Call for Chapter Proposals for Edited Collection -- Retreating to the (Modern) Past: Vintage and Cottagecore Lifestyles in the Digital Era

deadline for submissions: 
June 15, 2022
full name / name of organization: 
Clare Douglass Little
contact email: 

Modern life has become defined in many ways by our digital experiences, and it is in this technological environment that a retreat to an idealized version of the past has been increasingly realized and depicted through social media. The distinctive aesthetics of cottagecore, dark and light academia, and vintage movements represent creative cross sections through which individuals blend pop culture, literature, fantasy, art, and lifestyle elements in an often fantastical, romanticized, or idealized version of the past—one inherently informed by and expressed through a modern, digital present. Although embracing idealized versions of the past is not new and can be seen in the art and poetry of the Victorians, these modern movements have dramatically increased in recent COVID-pandemic years and are distinctively modern given their hybrid, seemingly contradictory nature. Social media is how these seemingly simplified lifestyles are shared by content creators and experienced by followers, and each movement, in various ways, represents a reaction to the current cultural and historical moment. Retreating to the (Modern) Past: Vintage and Cottagecore Lifestyles in the Digital Era explores such movements by examining their cultural and social significance today.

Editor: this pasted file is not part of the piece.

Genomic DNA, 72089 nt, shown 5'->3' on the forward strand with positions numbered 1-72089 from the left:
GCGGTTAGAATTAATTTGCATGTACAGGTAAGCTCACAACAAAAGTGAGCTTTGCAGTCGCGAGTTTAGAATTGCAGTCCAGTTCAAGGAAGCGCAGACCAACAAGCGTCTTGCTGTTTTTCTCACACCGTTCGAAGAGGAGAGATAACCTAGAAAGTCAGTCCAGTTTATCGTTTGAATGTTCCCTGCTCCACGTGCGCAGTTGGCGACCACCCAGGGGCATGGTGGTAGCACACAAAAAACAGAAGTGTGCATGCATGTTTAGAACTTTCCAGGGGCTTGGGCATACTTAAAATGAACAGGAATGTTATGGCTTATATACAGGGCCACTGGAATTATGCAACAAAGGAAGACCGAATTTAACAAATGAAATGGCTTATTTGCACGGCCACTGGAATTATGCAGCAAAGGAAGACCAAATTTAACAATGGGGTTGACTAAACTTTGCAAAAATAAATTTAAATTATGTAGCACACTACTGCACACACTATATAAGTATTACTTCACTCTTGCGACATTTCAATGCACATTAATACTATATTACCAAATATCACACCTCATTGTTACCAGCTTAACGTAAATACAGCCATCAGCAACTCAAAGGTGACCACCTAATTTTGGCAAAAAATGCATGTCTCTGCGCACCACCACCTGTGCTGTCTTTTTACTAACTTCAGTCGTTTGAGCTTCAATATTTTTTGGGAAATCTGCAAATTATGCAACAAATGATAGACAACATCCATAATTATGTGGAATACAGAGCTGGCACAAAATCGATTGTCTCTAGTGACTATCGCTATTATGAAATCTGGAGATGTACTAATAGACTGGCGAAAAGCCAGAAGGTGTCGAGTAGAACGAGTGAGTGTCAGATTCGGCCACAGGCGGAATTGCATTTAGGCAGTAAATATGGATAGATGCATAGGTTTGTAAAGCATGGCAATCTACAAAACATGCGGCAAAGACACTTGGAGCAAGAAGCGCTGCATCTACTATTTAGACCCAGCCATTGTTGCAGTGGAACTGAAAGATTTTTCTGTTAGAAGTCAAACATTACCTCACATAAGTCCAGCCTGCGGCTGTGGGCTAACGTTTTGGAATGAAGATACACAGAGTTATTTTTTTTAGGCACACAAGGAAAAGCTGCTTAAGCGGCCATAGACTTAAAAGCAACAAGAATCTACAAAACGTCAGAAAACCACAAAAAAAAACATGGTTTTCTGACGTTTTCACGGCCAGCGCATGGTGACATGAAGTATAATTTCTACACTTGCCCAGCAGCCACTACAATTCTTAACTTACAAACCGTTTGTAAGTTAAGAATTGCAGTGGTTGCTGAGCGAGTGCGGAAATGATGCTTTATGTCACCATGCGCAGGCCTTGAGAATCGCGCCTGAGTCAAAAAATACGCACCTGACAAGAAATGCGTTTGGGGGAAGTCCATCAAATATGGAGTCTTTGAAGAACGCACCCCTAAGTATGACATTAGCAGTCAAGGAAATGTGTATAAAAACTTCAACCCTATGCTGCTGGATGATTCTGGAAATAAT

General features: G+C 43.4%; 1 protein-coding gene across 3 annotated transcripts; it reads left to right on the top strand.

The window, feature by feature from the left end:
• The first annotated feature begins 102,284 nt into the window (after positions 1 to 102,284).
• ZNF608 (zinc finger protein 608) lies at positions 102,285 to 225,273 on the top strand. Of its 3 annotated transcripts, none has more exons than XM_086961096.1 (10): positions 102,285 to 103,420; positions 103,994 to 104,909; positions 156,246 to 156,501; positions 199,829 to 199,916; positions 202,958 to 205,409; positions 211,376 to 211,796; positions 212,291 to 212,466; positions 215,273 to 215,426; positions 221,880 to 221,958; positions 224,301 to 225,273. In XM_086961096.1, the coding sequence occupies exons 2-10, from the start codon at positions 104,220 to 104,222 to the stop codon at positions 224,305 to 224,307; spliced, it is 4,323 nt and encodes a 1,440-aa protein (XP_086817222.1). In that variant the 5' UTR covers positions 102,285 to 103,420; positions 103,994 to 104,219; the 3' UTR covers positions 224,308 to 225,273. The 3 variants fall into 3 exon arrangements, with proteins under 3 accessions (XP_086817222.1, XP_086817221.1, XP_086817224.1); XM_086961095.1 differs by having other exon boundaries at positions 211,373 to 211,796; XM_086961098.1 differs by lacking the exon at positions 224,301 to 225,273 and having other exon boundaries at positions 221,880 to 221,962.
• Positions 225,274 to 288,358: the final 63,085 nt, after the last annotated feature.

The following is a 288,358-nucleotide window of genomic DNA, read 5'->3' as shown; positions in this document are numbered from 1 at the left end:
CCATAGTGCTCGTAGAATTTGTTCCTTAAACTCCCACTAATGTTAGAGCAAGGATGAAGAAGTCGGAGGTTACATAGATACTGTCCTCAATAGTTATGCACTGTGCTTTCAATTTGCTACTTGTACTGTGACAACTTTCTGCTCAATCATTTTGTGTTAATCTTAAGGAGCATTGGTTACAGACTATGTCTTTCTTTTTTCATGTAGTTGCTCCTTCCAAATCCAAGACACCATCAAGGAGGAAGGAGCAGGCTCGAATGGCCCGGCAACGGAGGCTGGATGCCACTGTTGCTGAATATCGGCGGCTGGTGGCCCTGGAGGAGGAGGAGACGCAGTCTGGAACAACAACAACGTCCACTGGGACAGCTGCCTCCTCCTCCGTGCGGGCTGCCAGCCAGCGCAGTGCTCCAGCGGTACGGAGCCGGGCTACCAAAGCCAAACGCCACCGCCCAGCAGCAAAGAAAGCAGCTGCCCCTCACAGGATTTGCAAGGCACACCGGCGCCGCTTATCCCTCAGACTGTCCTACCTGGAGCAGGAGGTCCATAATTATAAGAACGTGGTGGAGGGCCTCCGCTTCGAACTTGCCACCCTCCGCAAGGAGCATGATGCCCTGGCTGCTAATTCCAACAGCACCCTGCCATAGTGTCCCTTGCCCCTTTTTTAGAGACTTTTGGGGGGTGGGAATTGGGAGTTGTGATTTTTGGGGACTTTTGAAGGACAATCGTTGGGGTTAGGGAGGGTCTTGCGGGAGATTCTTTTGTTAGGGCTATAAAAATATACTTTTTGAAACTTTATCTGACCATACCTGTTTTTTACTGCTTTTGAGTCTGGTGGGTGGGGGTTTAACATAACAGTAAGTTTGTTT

Please submit proposals for essays that explore modern expressions of or commentary on the following:

 

  • Cottagecore, farmcore, and/or countrycore
  • Vintage style and lifestyle
  • Dark and/or light academia
  • Identity creation and shared self-discovery
  • Lifestyle or aesthetics content
  • Fashion history
  • Social media focusing on the “simple life” (potentially featuring agriculture, baking, crafting, etc.)
  • Arts and crafts
  • “Romanticizing life” content
  • Literary and historical influences
  • Gender and sexuality
  • Digital community and fandom
  • Diversity and expressions of the past
  • Aesthetics and lifestyle channels as social commentary

 

Send your questions about the book or submit your brief description of the essay/chapter to Clare Douglass Little at douglac2@erau.edu. The chapter proposal should consist of a short abstract (200-250 words), chapter title, and brief biography highlighting your research interests and previous publications.